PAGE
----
UPS & Battery Monitoring
Any UPS directly attached to a server/workstations that is detected by Windows can now be monitored by EventSentry. The status of the UPS will show up on the host inventory page, and alerts will be generated when a host is on battery power and back on AC power. EventSentry can also initiate a shutdown when the remaining run-time or charge level falls below a certain limit.
Batteries in laptops are also detected and listed on the host inventory page (battery capacity and current charge level), but generated alerts are informational only.
User Activity Tracking
While EventSentry provides its users with a wealth of information from multiple angles, it can be tedious to piece together data from multiple reports that is associated with a specific user. Data which can be linked to a user is scattered among process tracking, file access tracking, compliance logons and other pages.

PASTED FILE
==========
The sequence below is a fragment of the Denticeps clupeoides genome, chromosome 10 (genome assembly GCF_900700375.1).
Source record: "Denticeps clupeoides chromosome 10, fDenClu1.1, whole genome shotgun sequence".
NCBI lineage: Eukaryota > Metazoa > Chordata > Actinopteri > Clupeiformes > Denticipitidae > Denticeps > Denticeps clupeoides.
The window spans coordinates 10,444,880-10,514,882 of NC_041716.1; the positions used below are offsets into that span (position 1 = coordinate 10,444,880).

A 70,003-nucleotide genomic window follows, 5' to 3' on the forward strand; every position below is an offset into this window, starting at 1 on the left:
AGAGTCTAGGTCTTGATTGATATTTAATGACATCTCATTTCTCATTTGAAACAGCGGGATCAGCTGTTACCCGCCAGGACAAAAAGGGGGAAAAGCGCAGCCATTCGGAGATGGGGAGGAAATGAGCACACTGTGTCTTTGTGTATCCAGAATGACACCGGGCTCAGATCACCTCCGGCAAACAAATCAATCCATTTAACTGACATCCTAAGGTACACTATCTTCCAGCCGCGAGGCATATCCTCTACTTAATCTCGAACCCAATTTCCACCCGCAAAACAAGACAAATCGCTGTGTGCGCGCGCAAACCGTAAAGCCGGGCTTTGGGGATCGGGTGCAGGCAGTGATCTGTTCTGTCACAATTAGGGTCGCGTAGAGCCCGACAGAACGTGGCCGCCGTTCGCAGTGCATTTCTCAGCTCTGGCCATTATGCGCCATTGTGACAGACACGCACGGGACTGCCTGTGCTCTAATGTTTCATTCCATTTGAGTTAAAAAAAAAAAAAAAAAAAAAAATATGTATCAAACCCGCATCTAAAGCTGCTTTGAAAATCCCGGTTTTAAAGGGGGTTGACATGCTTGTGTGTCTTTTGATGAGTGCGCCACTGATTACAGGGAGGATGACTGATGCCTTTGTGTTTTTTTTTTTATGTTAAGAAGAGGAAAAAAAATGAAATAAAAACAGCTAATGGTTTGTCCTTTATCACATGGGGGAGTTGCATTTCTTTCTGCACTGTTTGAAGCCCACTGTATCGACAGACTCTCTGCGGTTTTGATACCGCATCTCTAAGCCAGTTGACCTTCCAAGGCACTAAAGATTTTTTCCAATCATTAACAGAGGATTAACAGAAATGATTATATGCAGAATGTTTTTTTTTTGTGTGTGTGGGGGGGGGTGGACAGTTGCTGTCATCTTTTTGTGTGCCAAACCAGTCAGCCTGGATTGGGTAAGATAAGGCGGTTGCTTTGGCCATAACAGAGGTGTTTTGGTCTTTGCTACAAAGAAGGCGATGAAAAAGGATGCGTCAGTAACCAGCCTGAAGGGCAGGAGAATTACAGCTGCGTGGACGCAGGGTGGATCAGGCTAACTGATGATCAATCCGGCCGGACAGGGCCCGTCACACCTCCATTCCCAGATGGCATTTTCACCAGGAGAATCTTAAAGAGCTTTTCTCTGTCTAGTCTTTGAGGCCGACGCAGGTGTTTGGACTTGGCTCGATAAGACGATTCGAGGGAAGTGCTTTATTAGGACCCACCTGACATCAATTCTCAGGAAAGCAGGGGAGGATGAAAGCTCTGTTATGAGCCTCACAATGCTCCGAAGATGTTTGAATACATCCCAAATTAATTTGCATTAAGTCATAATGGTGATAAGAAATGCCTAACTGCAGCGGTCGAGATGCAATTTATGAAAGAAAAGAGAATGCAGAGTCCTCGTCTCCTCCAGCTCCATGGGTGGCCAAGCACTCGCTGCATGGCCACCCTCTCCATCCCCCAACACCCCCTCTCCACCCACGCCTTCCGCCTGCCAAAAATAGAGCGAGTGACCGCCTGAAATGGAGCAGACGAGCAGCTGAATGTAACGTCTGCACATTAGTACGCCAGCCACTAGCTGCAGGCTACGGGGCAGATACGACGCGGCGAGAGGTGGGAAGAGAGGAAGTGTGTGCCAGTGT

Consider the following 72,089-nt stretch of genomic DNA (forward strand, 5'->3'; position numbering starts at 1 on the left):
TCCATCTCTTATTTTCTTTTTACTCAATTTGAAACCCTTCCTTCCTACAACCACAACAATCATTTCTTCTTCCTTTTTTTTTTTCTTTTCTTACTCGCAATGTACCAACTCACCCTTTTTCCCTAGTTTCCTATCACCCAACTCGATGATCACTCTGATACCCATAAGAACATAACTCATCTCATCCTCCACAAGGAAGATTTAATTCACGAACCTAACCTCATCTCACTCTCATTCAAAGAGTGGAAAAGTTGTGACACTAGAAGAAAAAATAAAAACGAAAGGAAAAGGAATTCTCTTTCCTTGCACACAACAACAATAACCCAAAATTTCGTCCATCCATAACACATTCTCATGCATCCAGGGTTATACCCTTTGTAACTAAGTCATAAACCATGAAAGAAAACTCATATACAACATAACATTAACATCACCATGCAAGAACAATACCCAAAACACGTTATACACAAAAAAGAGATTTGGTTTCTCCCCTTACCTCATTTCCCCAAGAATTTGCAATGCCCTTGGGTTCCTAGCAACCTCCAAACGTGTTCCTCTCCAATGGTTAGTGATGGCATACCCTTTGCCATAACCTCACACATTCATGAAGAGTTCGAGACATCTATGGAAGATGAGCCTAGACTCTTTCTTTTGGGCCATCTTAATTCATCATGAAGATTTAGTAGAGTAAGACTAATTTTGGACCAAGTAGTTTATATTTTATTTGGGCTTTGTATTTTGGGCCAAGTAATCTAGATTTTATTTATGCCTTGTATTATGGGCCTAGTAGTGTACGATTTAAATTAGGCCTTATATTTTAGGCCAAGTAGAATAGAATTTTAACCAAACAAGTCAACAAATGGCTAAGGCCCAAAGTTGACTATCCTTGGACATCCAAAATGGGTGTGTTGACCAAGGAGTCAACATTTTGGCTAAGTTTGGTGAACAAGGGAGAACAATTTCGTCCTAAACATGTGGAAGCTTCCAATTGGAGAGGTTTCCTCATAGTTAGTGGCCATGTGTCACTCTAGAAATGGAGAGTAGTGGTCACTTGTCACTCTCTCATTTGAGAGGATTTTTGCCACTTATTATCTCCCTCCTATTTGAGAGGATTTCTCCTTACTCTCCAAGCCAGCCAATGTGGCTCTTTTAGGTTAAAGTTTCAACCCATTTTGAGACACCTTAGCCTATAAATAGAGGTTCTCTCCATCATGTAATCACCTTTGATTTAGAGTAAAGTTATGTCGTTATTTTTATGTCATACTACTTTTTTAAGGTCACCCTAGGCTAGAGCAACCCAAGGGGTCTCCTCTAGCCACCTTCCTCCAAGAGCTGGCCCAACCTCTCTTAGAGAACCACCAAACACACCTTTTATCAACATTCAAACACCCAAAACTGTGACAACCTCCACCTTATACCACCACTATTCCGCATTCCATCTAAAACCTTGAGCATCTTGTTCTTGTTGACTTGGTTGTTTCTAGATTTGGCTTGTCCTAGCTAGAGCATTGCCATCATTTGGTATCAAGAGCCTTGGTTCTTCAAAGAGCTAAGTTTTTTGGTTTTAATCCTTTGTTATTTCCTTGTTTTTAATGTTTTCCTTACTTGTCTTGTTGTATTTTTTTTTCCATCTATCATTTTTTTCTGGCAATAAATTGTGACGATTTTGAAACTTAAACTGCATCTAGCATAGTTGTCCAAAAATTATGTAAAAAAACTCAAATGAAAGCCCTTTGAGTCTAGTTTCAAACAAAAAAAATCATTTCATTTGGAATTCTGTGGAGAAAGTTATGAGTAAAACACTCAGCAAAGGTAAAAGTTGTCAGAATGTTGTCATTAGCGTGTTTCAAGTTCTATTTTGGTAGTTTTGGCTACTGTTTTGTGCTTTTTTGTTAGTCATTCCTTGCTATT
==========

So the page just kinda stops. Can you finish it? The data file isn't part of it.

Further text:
The new “User Activity” page, which is located in the “Dashboard” menu, solves this problem by displaying data from the following pages on a single page:
Active Directory Changes
The user activity page makes seeing all activity by a user as easy as never before!
Integration with third-party log management solutions
A few months ago, one of our users approached with the need to integrate EventSentry into an existing log management system which was already in place at the location where EventSentry was to be deployed. While reviewing the request we recognized that even though we position EventSentry as a one-stop log management solution with a compelling and robust web-based reporting component, an integration with other products can be helpful in some cases.